We've discussed the very beginnings of a bar before, but a few weeks ago I had a chance to put some of these ideas into practice.
I was in Los Angeles for a conference, and had the opportunity to crash with some friends from undergrad. One of these friends has long been intrigued by cocktails ever since he, John, and I nearly had Craigie to ourselves for a night thanks to a few feet of freshly fallen snow, but never found the time to start his own bar. It would have been a shame to waste an opportunity to help him see that through.
The weekend before my flight I dropped by the Boston Shaker and put together a basic kit: shaker, jigger, spoon, julep strainer, and a set of Tovolo ice cube trays. Upon arrival I presented him with the gift, essentially guilting him into a trip to BevMo and an earnest start to his bar. Although to be fair, I don't think much guilt was actually involved.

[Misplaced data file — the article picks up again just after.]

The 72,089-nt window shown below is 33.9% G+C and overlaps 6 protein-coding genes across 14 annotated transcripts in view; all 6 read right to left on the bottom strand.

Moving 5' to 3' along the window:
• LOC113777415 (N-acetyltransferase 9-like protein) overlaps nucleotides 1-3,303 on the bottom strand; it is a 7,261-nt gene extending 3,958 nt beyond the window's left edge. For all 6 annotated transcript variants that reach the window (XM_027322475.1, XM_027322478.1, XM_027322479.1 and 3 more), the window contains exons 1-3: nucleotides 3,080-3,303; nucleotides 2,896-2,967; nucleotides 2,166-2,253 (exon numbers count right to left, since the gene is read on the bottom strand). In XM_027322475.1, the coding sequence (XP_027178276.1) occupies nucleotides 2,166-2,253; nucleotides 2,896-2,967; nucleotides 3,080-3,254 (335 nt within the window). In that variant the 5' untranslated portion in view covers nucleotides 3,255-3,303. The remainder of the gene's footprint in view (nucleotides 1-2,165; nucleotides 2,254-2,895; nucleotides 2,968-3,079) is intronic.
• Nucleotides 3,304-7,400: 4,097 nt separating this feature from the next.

We began with two classics that any self-respecting enthusiast should master: the Martini and the Manhattan. Plymouth and the vermouths were easy enough to find, but the Sazerak took some searching before we found a single bottle precariously placed on top of a display case. Not wanting to risk a rye-free night, we took the bottle and quickly paced over to check-out.
Teaching an engineer how to mix drinks is a delight. Given the basic steps, their underlying motivations, and a few examples, my friend was quick to pick up on the technique and by the end of my trip he was well on his way to a great bar.